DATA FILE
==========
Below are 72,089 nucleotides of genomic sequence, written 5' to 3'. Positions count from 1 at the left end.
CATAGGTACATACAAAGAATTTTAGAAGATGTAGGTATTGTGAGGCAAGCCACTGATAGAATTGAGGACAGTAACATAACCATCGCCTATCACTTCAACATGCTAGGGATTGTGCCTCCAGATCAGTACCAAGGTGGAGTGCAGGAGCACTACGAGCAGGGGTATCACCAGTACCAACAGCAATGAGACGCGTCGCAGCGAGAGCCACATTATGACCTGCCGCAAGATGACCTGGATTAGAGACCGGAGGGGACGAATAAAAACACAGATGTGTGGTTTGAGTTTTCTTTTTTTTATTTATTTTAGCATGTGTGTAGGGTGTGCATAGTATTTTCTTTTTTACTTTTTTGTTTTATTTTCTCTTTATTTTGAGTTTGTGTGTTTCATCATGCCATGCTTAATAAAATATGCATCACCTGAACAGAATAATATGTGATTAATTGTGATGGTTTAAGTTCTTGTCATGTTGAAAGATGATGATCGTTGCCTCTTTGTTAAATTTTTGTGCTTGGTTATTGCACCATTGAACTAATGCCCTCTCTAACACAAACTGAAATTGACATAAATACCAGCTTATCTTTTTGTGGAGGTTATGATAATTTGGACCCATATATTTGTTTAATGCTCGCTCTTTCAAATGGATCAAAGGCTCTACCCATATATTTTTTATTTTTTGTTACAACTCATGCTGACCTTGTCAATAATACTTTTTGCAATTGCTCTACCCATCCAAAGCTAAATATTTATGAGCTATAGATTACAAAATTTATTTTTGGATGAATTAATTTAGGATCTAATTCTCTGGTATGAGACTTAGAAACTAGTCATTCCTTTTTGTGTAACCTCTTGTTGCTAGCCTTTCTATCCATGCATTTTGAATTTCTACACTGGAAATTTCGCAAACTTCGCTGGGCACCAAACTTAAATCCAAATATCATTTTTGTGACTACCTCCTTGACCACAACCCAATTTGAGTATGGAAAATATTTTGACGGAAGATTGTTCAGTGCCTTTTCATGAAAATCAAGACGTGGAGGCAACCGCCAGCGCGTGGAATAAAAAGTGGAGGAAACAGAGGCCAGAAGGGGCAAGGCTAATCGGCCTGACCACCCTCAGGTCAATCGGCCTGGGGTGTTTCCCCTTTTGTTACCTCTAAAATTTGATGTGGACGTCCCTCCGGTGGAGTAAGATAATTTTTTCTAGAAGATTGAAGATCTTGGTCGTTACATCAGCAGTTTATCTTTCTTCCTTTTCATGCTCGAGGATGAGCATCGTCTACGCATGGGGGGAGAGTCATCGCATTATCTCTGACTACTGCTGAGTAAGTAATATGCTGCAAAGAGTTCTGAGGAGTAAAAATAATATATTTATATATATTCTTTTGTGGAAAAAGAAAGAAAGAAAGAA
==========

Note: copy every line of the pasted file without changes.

Below are 72,089 nucleotides of genomic sequence, written 5' to 3'. Positions count from 1 at the left end.
CATAGGTACATACAAAGAATTTTAGAAGATGTAGGTATTGTGAGGCAAGCCACTGATAGAATTGAGGACAGTAACATAACCATCGCCTATCACTTCAACATGCTAGGGATTGTGCCTCCAGATCAGTACCAAGGTGGAGTGCAGGAGCACTACGAGCAGGGGTATCACCAGTACCAACAGCAATGAGACGCGTCGCAGCGAGAGCCACATTATGACCTGCCGCAAGATGACCTGGATTAGAGACCGGAGGGGACGAATAAAAACACAGATGTGTGGTTTGAGTTTTCTTTTTTTTATTTATTTTAGCATGTGTGTAGGGTGTGCATAGTATTTTCTTTTTTACTTTTTTGTTTTATTTTCTCTTTATTTTGAGTTTGTGTGTTTCATCATGCCATGCTTAATAAAATATGCATCACCTGAACAGAATAATATGTGATTAATTGTGATGGTTTAAGTTCTTGTCATGTTGAAAGATGATGATCGTTGCCTCTTTGTTAAATTTTTGTGCTTGGTTATTGCACCATTGAACTAATGCCCTCTCTAACACAAACTGAAATTGACATAAATACCAGCTTATCTTTTTGTGGAGGTTATGATAATTTGGACCCATATATTTGTTTAATGCTCGCTCTTTCAAATGGATCAAAGGCTCTACCCATATATTTTTTATTTTTTGTTACAACTCATGCTGACCTTGTCAATAATACTTTTTGCAATTGCTCTACCCATCCAAAGCTAAATATTTATGAGCTATAGATTACAAAATTTATTTTTGGATGAATTAATTTAGGATCTAATTCTCTGGTATGAGACTTAGAAACTAGTCATTCCTTTTTGTGTAACCTCTTGTTGCTAGCCTTTCTATCCATGCATTTTGAATTTCTACACTGGAAATTTCGCAAACTTCGCTGGGCACCAAACTTAAATCCAAATATCATTTTTGTGACTACCTCCTTGACCACAACCCAATTTGAGTATGGAAAATATTTTGACGGAAGATTGTTCAGTGCCTTTTCATGAAAATCAAGACGTGGAGGCAACCGCCAGCGCGTGGAATAAAAAGTGGAGGAAACAGAGGCCAGAAGGGGCAAGGCTAATCGGCCTGACCACCCTCAGGTCAATCGGCCTGGGGTGTTTCCCCTTTTGTTACCTCTAAAATTTGATGTGGACGTCCCTCCGGTGGAGTAAGATAATTTTTTCTAGAAGATTGAAGATCTTGGTCGTTACATCAGCAGTTTATCTTTCTTCCTTTTCATGCTCGAGGATGAGCATCGTCTACGCATGGGGGGAGAGTCATCGCATTATCTCTGACTACTGCTGAGTAAGTAATATGCTGCAAAGAGTTCTGAGGAGTAAAAATAATATATTTATATATATTCTTTTGTGGAAAAAGAAAGAAAGAAAGAA